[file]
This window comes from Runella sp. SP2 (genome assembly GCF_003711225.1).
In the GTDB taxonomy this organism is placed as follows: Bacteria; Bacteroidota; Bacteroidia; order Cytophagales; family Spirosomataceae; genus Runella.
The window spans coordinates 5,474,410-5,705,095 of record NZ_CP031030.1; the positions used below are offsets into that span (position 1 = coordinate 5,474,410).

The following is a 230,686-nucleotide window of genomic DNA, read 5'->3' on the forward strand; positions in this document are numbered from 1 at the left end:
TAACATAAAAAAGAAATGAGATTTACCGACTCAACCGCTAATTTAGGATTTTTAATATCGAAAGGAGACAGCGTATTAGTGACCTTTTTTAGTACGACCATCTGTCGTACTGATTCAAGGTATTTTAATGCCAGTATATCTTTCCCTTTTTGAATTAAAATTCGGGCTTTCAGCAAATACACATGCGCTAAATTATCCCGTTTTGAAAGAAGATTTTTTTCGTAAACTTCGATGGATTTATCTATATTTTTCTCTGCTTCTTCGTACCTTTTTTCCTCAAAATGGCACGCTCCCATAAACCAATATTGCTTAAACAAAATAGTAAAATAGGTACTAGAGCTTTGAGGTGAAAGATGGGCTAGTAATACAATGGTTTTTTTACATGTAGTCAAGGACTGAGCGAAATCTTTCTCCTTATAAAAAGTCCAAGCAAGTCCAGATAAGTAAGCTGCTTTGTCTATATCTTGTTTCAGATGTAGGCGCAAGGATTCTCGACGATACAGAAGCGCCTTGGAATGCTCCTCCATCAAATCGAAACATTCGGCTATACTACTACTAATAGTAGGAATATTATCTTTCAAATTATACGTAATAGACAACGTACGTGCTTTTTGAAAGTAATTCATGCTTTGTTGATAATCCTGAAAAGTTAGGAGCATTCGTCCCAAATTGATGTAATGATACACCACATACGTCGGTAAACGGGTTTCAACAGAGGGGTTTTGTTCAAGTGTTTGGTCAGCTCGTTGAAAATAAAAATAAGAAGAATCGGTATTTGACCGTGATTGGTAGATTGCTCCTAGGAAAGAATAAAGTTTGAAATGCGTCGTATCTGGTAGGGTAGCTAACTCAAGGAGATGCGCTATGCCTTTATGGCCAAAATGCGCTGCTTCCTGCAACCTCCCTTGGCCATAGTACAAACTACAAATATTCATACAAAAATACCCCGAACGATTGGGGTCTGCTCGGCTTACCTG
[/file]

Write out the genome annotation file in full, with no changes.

This window comes from Runella sp. SP2 (genome assembly GCF_003711225.1).
In the GTDB taxonomy this organism is placed as follows: Bacteria; Bacteroidota; Bacteroidia; order Cytophagales; family Spirosomataceae; genus Runella.
The window spans coordinates 5,474,410-5,705,095 of record NZ_CP031030.1; the positions used below are offsets into that span (position 1 = coordinate 5,474,410).

The following is a 230,686-nucleotide window of genomic DNA, read 5'->3' on the forward strand; positions in this document are numbered from 1 at the left end:
TAACATAAAAAAGAAATGAGATTTACCGACTCAACCGCTAATTTAGGATTTTTAATATCGAAAGGAGACAGCGTATTAGTGACCTTTTTTAGTACGACCATCTGTCGTACTGATTCAAGGTATTTTAATGCCAGTATATCTTTCCCTTTTTGAATTAAAATTCGGGCTTTCAGCAAATACACATGCGCTAAATTATCCCGTTTTGAAAGAAGATTTTTTTCGTAAACTTCGATGGATTTATCTATATTTTTCTCTGCTTCTTCGTACCTTTTTTCCTCAAAATGGCACGCTCCCATAAACCAATATTGCTTAAACAAAATAGTAAAATAGGTACTAGAGCTTTGAGGTGAAAGATGGGCTAGTAATACAATGGTTTTTTTACATGTAGTCAAGGACTGAGCGAAATCTTTCTCCTTATAAAAAGTCCAAGCAAGTCCAGATAAGTAAGCTGCTTTGTCTATATCTTGTTTCAGATGTAGGCGCAAGGATTCTCGACGATACAGAAGCGCCTTGGAATGCTCCTCCATCAAATCGAAACATTCGGCTATACTACTACTAATAGTAGGAATATTATCTTTCAAATTATACGTAATAGACAACGTACGTGCTTTTTGAAAGTAATTCATGCTTTGTTGATAATCCTGAAAAGTTAGGAGCATTCGTCCCAAATTGATGTAATGATACACCACATACGTCGGTAAACGGGTTTCAACAGAGGGGTTTTGTTCAAGTGTTTGGTCAGCTCGTTGAAAATAAAAATAAGAAGAATCGGTATTTGACCGTGATTGGTAGATTGCTCCTAGGAAAGAATAAAGTTTGAAATGCGTCGTATCTGGTAGGGTAGCTAACTCAAGGAGATGCGCTATGCCTTTATGGCCAAAATGCGCTGCTTCCTGCAACCTCCCTTGGCCATAGTACAAACTACAAATATTCATACAAAAATACCCCGAACGATTGGGGTCTGCTCGGCTTACCTG